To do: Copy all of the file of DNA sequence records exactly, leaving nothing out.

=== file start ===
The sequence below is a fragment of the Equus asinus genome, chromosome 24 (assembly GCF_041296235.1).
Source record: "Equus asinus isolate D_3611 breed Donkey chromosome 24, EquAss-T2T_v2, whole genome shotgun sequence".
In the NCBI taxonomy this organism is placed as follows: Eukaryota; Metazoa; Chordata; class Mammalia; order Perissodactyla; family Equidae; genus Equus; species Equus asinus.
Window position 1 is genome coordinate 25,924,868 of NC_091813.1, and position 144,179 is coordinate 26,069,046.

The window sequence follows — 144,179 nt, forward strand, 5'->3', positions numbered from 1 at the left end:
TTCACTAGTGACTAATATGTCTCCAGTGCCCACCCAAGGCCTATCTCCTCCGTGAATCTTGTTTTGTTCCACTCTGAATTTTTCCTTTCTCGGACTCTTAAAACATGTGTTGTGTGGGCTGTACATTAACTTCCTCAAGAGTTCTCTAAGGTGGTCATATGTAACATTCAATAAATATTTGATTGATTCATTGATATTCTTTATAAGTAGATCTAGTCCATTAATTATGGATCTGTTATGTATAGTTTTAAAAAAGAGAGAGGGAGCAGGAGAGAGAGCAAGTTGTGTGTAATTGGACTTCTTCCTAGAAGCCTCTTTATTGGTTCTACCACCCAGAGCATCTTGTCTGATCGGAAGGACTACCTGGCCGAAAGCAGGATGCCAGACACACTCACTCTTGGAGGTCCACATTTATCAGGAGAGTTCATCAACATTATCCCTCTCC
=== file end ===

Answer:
The sequence below is a fragment of the Equus asinus genome, chromosome 24 (assembly GCF_041296235.1).
Source record: "Equus asinus isolate D_3611 breed Donkey chromosome 24, EquAss-T2T_v2, whole genome shotgun sequence".
In the NCBI taxonomy this organism is placed as follows: Eukaryota; Metazoa; Chordata; class Mammalia; order Perissodactyla; family Equidae; genus Equus; species Equus asinus.
Window position 1 is genome coordinate 25,924,868 of NC_091813.1, and position 144,179 is coordinate 26,069,046.

The window sequence follows — 144,179 nt, forward strand, 5'->3', positions numbered from 1 at the left end:
TTCACTAGTGACTAATATGTCTCCAGTGCCCACCCAAGGCCTATCTCCTCCGTGAATCTTGTTTTGTTCCACTCTGAATTTTTCCTTTCTCGGACTCTTAAAACATGTGTTGTGTGGGCTGTACATTAACTTCCTCAAGAGTTCTCTAAGGTGGTCATATGTAACATTCAATAAATATTTGATTGATTCATTGATATTCTTTATAAGTAGATCTAGTCCATTAATTATGGATCTGTTATGTATAGTTTTAAAAAAGAGAGAGGGAGCAGGAGAGAGAGCAAGTTGTGTGTAATTGGACTTCTTCCTAGAAGCCTCTTTATTGGTTCTACCACCCAGAGCATCTTGTCTGATCGGAAGGACTACCTGGCCGAAAGCAGGATGCCAGACACACTCACTCTTGGAGGTCCACATTTATCAGGAGAGTTCATCAACATTATCCCTCTCC